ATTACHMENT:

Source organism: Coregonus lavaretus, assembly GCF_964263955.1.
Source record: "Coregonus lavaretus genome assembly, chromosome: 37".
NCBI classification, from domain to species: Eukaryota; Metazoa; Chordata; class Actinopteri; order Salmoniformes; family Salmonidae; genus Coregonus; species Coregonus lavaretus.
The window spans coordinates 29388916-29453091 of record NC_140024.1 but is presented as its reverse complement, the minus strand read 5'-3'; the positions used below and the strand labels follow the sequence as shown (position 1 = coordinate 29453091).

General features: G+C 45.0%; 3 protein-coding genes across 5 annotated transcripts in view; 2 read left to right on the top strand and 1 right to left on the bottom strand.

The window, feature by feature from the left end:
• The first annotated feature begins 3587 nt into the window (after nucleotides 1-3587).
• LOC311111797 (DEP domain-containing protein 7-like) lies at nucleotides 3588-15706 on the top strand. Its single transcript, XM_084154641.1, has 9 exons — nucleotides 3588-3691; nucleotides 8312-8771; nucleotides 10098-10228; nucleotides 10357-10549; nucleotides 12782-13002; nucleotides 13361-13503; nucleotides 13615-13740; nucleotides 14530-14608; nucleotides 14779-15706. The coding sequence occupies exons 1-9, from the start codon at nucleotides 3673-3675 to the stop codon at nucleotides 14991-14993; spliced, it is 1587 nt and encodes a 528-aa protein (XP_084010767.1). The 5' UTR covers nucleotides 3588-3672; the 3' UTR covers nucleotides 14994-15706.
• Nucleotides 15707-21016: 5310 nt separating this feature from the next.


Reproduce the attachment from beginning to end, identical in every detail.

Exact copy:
Source organism: Coregonus lavaretus, assembly GCF_964263955.1.
Source record: "Coregonus lavaretus genome assembly, chromosome: 37".
NCBI classification, from domain to species: Eukaryota; Metazoa; Chordata; class Actinopteri; order Salmoniformes; family Salmonidae; genus Coregonus; species Coregonus lavaretus.
The window spans coordinates 29388916-29453091 of record NC_140024.1 but is presented as its reverse complement, the minus strand read 5'-3'; the positions used below and the strand labels follow the sequence as shown (position 1 = coordinate 29453091).

General features: G+C 45.0%; 3 protein-coding genes across 5 annotated transcripts in view; 2 read left to right on the top strand and 1 right to left on the bottom strand.

The window, feature by feature from the left end:
• The first annotated feature begins 3587 nt into the window (after nucleotides 1-3587).
• LOC311111797 (DEP domain-containing protein 7-like) lies at nucleotides 3588-15706 on the top strand. Its single transcript, XM_084154641.1, has 9 exons — nucleotides 3588-3691; nucleotides 8312-8771; nucleotides 10098-10228; nucleotides 10357-10549; nucleotides 12782-13002; nucleotides 13361-13503; nucleotides 13615-13740; nucleotides 14530-14608; nucleotides 14779-15706. The coding sequence occupies exons 1-9, from the start codon at nucleotides 3673-3675 to the stop codon at nucleotides 14991-14993; spliced, it is 1587 nt and encodes a 528-aa protein (XP_084010767.1). The 5' UTR covers nucleotides 3588-3672; the 3' UTR covers nucleotides 14994-15706.
• Nucleotides 15707-21016: 5310 nt separating this feature from the next.